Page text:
The apologies.  The explanations.  The planned surgery.  It was all a blur after that black and white screen. I was no longer in control of the situation.

Little did I know at the time, but I had never been in control of the situation.  We are led to believe in this “obviously everyone uses some sort of birth control world” that we are in control.  The fact is, the only control we have is the control to prevent or end a pregnancy.  That isn’t control.

Our miscarriage made my whole worldview get flipped.  We did it by the book.  We waited until we were married.  We waited until we were “ready.”  Then, our baby dies.  Let me say it again, THAT is NOT control.

So, why don’t we prevent pregnancy anymore?  Well, there are a lot of reasons.  The biggest reason is because birth control and barrier methods made us sin against the first commandment.  We were not loving and trusting God above all else when we were “controlling” the situation.  We were creating our own god of the family we wanted and when we wanted it.  Every reason we had for preventing pregnancy was selfish.

Do I believe there are circumstances in some marriages which necessitate preventing pregnancy?  Yes.  Most certainly.  But we don’t have any of those and we never have.  All we had were excuses for a lack of trust.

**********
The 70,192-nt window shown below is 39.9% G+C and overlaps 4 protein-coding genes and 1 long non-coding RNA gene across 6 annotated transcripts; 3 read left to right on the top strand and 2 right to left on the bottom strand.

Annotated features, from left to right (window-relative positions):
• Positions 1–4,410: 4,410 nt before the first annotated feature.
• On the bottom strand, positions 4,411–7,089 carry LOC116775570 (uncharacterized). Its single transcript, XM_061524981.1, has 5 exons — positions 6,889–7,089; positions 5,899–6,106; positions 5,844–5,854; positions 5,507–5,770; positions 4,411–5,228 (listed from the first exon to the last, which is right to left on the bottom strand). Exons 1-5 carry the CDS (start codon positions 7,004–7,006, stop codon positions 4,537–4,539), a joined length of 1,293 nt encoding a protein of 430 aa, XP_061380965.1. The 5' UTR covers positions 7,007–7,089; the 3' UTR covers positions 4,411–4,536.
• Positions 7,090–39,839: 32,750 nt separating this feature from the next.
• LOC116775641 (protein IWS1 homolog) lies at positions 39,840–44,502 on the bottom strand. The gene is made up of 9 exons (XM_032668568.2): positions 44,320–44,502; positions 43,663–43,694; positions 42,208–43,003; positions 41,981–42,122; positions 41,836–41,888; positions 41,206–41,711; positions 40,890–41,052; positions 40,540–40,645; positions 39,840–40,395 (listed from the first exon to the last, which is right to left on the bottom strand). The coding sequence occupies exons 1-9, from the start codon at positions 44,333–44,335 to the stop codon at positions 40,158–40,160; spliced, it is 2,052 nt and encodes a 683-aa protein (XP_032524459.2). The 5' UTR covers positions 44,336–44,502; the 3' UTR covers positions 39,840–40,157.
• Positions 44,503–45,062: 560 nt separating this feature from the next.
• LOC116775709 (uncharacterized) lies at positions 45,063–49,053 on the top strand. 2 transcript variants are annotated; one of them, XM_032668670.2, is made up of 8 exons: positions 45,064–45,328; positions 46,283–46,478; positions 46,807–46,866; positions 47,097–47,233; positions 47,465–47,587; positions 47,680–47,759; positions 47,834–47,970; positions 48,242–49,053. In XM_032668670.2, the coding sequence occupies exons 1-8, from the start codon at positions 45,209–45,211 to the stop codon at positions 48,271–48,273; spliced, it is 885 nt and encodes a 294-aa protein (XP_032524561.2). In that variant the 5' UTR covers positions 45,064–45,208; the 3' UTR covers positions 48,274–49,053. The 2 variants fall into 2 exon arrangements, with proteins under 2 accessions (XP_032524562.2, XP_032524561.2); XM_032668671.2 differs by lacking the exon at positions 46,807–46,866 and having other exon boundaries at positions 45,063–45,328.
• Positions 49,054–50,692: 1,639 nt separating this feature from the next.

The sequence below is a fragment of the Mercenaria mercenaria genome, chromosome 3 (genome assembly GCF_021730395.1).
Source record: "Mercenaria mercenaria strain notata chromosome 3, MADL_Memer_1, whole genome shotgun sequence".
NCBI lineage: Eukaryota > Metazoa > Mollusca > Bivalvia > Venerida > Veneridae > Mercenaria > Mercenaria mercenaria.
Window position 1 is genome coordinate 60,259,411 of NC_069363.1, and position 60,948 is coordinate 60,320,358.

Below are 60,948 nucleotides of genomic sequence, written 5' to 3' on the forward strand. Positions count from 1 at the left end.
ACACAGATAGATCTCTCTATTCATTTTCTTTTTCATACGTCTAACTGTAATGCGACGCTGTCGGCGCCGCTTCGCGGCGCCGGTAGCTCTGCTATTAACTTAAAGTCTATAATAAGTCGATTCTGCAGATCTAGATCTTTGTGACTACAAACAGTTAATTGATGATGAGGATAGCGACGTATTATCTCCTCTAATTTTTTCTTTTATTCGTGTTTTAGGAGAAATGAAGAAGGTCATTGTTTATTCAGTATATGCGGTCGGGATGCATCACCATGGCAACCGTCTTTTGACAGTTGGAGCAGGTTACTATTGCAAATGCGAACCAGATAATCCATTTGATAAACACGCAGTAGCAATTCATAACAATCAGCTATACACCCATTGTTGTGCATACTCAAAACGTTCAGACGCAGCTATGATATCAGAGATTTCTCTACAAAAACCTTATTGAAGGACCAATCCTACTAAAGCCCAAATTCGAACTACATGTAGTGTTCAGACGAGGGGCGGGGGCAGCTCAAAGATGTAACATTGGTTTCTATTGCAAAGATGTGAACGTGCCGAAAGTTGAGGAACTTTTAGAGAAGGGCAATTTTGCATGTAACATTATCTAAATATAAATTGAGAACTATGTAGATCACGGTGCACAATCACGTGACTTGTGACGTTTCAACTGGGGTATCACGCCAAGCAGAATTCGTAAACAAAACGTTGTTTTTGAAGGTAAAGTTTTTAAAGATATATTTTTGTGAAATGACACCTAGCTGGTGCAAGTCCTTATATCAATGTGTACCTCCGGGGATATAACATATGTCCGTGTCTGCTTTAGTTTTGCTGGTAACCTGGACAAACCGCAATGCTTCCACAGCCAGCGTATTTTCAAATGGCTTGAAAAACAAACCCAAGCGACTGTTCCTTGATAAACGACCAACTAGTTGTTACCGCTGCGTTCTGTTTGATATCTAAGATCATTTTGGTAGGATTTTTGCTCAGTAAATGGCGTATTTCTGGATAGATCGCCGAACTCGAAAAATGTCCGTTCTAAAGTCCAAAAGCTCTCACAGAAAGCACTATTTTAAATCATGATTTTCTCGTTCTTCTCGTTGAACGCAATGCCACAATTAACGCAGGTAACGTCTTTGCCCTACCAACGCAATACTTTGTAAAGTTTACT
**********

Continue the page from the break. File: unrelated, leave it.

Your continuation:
We have now been blessed with three more children (one through adoption shortly after our miscarriage and two biological).  They are all three and under.  I get the usual, “You’re done now, right?  You have had your girl now.  Three is enough.  Your hands are full.” comments.  I smile and say, “We will see what God decides.”

Behind that smile and statement is a WHOLE LOT OF FEAR…

How can I buckle ANOTHER one into a carseat?
Who will help me in church?
What if I am sick for the first 35 weeks of another pregnancy?

I am not without those thoughts.  I live with them daily.  Obeying the first commandment is not something I am very good at.

As a breastfeeding mom who has not gotten her period back, I make it a policy to take one pregnancy test every month.  Breastfeeding and postpartum hormones will get you to believing you are pregnant everyday.  It is crazy what we can make ourselves believe about symptoms.  So, once a month, I wait those three-five minutes.  I go in thinking, “Oh. My. Goodness.  Please be negative.  I need some sleep.  I need a shower.  I need to be able to pee by myself.”  Then, the one line shows up and tells me I am not pregnant.

Something strange happens in that moment.  I feel sadness.  I feel a sense of loss.  And then I know.  I know another carseat will fit in that van.  I know a friend will join me in church.  I know my husband will hold my hair back during first trimester puking.  I know if God so chooses, I will be overjoyed to welcome another life into this family.

Being in control is terrible.  Actually, no – thinking you are in control when you really aren’t is terrible.

So, even though I was never able to meet our first child, Jovi still taught me as much as my other children have.  Jovi changed my view of control.